President Benigno Aquino III on Friday approved five big-ticket infrastructure projects that will cost a whopping P146.9 billion.
Two of the projects are designed to decongest traffic and cut travel time in the National Capital Region and outlying provinces.
The infrastructure projects will be funded through a combination of official development assistance (ODA) loans and government equity.
Most of these projects will be implemented from 2013 to 2018 and will not be completed until after Mr. Aquino’s term ends in 2016.
“All these projects are meant to promote inclusive and rapid growth,” Ricky Carandang, head of the Presidential Communications Development and Strategic Planning Office, told reporters following a Palace meeting of the National Economic and Development Authority (Neda) board, which approved the projects. The President chairs the Neda board.
The biggest of these projects are the Cavite-Laguna Expressway, or Calax (P35.57 billion), and the North Luzon Expressway-South Luzon Expressway (NLEx-SLEx) connector road project (P25.55 billion).
The latter two are on the Aquino administration’s priority public-private partnership (PPP) list. The NLEx-SLEx connector road project was an unsolicited proposal from the Metro Pacific Investments Corp. that was approved and awarded last December.
Three rural infrastructure projects are: the construction of water impounding facilities, or Pasa Small Reservoir Irrigation Project in Isabela City (P1.29 billion); phase 2 of the Cordillera Highland Agricultural Resources Management Project (P2.94 billion); and the continuation of Kalahi-CIDSS National Community Driven Development Project (P89.1 billion).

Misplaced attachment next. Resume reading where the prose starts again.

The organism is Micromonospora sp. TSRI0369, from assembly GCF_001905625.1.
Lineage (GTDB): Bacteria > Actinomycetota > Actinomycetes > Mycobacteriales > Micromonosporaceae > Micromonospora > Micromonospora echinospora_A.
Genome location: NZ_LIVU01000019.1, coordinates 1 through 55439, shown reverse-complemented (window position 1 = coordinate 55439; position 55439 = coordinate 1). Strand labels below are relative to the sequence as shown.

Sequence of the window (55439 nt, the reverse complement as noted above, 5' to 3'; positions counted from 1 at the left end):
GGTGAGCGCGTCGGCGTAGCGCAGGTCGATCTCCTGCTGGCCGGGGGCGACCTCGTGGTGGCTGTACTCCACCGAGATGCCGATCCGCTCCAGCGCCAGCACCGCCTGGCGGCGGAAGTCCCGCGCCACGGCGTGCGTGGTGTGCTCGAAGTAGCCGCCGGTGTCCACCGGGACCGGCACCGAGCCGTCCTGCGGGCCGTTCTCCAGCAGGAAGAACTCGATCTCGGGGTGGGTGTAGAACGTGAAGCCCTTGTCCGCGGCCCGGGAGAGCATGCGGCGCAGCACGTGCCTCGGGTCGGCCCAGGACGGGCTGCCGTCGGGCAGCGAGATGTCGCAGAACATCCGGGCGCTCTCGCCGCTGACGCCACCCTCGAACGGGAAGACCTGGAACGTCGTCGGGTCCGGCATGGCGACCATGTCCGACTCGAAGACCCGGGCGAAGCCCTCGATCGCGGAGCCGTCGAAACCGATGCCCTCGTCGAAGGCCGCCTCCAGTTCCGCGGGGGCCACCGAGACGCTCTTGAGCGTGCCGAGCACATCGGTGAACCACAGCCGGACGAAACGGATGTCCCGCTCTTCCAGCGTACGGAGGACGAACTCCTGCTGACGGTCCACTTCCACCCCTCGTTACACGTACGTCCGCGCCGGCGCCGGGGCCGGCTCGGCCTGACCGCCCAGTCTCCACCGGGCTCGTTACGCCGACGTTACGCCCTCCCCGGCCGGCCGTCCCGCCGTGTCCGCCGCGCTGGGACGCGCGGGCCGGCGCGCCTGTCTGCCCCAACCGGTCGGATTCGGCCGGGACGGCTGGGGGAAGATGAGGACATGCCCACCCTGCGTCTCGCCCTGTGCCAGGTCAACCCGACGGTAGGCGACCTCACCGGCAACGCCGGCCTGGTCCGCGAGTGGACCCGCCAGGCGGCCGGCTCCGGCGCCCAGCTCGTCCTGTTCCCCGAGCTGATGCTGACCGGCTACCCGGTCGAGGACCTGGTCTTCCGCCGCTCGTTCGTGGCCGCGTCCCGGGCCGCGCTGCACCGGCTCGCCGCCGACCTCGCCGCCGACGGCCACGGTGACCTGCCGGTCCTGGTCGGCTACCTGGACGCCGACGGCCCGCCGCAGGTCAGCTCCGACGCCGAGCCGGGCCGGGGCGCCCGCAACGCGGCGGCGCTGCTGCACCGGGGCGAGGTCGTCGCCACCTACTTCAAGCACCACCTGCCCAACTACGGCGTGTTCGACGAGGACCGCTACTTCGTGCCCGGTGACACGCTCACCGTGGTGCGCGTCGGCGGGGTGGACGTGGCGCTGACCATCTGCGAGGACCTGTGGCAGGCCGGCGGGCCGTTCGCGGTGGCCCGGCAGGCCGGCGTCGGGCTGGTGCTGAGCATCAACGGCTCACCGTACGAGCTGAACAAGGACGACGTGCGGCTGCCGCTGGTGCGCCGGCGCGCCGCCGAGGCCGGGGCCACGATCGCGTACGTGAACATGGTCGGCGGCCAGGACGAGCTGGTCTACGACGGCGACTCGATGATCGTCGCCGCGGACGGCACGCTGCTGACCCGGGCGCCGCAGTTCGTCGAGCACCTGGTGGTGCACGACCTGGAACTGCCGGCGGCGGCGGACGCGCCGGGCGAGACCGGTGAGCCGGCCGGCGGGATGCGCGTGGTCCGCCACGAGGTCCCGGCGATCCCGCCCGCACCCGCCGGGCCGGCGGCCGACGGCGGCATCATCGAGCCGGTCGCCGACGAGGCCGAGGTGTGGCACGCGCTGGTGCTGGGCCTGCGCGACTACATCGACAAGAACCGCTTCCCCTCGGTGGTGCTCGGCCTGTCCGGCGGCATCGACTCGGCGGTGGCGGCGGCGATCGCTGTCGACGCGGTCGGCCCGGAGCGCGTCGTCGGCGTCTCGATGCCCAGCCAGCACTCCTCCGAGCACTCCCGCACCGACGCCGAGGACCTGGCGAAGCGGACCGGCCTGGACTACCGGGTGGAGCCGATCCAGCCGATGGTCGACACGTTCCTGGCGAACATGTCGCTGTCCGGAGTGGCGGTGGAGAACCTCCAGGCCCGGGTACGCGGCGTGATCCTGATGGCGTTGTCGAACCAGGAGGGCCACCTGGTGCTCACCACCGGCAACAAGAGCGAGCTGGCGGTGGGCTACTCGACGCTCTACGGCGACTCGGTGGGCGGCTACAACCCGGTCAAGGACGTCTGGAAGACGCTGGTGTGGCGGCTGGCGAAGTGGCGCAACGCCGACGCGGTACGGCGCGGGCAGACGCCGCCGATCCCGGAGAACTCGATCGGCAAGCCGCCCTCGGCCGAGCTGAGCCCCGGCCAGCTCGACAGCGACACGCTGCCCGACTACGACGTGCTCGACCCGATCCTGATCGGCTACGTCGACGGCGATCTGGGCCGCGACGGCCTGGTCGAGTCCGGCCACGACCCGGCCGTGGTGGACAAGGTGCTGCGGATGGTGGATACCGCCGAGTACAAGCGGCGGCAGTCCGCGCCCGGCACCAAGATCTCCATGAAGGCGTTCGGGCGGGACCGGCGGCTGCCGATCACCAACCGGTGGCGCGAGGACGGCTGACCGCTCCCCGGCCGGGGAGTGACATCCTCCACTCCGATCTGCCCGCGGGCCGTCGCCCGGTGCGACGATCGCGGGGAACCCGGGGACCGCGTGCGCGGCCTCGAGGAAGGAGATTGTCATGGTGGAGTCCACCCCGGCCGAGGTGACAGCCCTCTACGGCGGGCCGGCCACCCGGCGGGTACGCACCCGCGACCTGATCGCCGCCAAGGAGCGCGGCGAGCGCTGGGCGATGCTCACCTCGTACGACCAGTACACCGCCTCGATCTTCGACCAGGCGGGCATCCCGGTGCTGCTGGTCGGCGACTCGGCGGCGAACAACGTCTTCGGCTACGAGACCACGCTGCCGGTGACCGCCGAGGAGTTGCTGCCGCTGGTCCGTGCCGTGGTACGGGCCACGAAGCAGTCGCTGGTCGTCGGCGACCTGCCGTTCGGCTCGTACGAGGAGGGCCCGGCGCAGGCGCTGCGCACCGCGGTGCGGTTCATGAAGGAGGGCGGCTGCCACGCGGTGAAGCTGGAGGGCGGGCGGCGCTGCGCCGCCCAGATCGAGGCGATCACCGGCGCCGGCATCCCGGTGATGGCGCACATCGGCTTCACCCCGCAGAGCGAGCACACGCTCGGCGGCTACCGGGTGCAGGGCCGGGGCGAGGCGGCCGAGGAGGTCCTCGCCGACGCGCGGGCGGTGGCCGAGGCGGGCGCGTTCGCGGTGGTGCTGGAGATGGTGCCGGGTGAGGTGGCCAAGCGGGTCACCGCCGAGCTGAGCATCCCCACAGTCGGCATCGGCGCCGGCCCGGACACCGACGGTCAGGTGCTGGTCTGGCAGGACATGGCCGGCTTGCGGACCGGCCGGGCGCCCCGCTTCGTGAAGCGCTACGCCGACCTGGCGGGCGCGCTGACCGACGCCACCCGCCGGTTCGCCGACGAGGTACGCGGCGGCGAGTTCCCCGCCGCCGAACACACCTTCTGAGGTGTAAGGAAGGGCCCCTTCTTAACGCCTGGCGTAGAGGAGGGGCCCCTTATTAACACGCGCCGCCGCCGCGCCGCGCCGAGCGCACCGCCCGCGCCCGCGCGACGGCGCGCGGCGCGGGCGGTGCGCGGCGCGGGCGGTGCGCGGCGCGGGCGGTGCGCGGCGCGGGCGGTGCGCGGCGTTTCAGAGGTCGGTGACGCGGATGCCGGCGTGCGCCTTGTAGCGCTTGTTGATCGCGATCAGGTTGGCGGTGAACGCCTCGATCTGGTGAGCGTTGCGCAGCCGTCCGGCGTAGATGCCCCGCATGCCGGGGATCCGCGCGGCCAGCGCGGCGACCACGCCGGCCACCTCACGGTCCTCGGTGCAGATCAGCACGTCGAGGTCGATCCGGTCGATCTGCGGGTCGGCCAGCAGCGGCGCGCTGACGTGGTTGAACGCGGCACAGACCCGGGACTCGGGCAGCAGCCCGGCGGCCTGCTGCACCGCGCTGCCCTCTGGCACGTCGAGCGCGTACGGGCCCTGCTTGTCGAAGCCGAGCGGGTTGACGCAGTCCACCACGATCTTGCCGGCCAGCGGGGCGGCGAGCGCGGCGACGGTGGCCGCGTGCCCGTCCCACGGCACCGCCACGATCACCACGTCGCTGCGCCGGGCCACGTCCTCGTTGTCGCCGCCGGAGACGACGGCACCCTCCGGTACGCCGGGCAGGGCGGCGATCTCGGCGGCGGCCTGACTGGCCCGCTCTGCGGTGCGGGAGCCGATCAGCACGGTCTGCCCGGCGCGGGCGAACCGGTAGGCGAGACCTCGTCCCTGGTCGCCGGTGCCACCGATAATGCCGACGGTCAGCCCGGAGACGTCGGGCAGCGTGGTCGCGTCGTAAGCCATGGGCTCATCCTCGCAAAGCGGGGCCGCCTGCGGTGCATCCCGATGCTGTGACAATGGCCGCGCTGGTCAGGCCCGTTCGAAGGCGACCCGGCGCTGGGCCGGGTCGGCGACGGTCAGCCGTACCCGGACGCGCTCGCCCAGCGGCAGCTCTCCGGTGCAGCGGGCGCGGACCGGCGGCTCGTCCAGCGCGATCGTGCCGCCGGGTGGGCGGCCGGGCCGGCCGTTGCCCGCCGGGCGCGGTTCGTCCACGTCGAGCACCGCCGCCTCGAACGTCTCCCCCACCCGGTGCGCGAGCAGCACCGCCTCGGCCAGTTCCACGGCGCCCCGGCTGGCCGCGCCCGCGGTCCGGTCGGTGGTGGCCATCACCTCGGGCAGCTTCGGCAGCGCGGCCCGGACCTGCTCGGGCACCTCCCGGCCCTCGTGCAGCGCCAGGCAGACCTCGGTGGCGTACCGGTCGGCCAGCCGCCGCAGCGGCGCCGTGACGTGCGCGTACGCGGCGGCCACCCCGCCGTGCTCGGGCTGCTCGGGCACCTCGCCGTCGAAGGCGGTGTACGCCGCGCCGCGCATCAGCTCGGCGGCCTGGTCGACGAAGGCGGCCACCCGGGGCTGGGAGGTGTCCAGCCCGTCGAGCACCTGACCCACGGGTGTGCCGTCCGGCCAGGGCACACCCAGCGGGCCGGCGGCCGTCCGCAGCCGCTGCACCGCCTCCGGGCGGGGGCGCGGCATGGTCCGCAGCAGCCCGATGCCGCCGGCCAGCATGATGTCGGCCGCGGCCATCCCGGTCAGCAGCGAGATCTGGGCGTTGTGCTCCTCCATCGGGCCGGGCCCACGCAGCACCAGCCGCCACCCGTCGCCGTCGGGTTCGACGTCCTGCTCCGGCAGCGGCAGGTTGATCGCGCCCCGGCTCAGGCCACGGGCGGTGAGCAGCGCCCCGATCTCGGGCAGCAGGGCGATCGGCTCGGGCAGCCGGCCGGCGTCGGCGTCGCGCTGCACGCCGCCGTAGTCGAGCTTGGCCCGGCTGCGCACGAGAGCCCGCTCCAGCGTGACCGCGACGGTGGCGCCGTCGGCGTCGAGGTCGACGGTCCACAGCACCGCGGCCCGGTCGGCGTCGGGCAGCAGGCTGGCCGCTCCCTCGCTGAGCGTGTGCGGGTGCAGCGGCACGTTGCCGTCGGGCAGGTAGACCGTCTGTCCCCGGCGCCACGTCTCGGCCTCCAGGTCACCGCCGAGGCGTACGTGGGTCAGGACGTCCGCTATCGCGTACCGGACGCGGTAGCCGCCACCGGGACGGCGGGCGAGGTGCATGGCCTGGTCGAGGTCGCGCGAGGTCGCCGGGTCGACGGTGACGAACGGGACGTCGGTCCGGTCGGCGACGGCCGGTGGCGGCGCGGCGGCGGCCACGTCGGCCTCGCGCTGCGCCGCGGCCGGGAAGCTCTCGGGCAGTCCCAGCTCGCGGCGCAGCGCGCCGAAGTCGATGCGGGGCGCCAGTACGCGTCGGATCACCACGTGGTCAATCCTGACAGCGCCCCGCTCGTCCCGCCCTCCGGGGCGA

Kalahi-CIDSS, which stands for Kapit-Bisig Laban sa Kahirapan–Comprehensive Integrated Delivery of Social Service, is a community-driven development project being implemented by the Department of Social Welfare and Development (DSWD).
It is widely viewed as an anti-insurgency program since it is aimed at providing comprehensive livelihood and social services to the countryside.
According to the DSWD, the program trains communities and their local government units “to choose, design and implement subprojects that address their most pressing needs.”
The program is assured of funding until 2018.
On the Calax, a four-lane, 47.02-km highway, Carandang said the total cost of the project was brought down to P35.5 billion, from P43.4 billion, due to “minor revisions in the scope.”
“Little tweaks to specifications of the projects resulted in savings,” he said.
Target date of completion is 2017.
The NLEx-SLEx connector road will be a 13.4-km, four-lane, mostly elevated expressway that will be constructed over the existing Philippine National Railway right of way. When completed in 2016, it will run from Caloocan City to Buendia in Makati City.
Among the PPP programs presented to investors in 2010, the Aquino administration has already awarded to Ayala Corp. the P1.956-billion Daanghari-Southern Luzon Expressway Link Road, the first PPP project of the Aquino administration to be awarded, and two school building contracts awarded to BF Corp. and Citicore-Megawide consortium for a combined cost of P16.5 billion.
Carandang said the water impounding facility project in Isabela would address climate change.
“The benefit of this is it will prevent flooding and reroute water for greater irrigation [of agricultural lands],” resulting in higher crop yields, he said.
Of the P1.029-billion cost for the Isabela project, P935 million will come from ODA while P93 million will be shouldered by the local government. It will be finished in 2016.
The Cordillera project was started in 2009. Phase 2 will start this year until completion in 2015.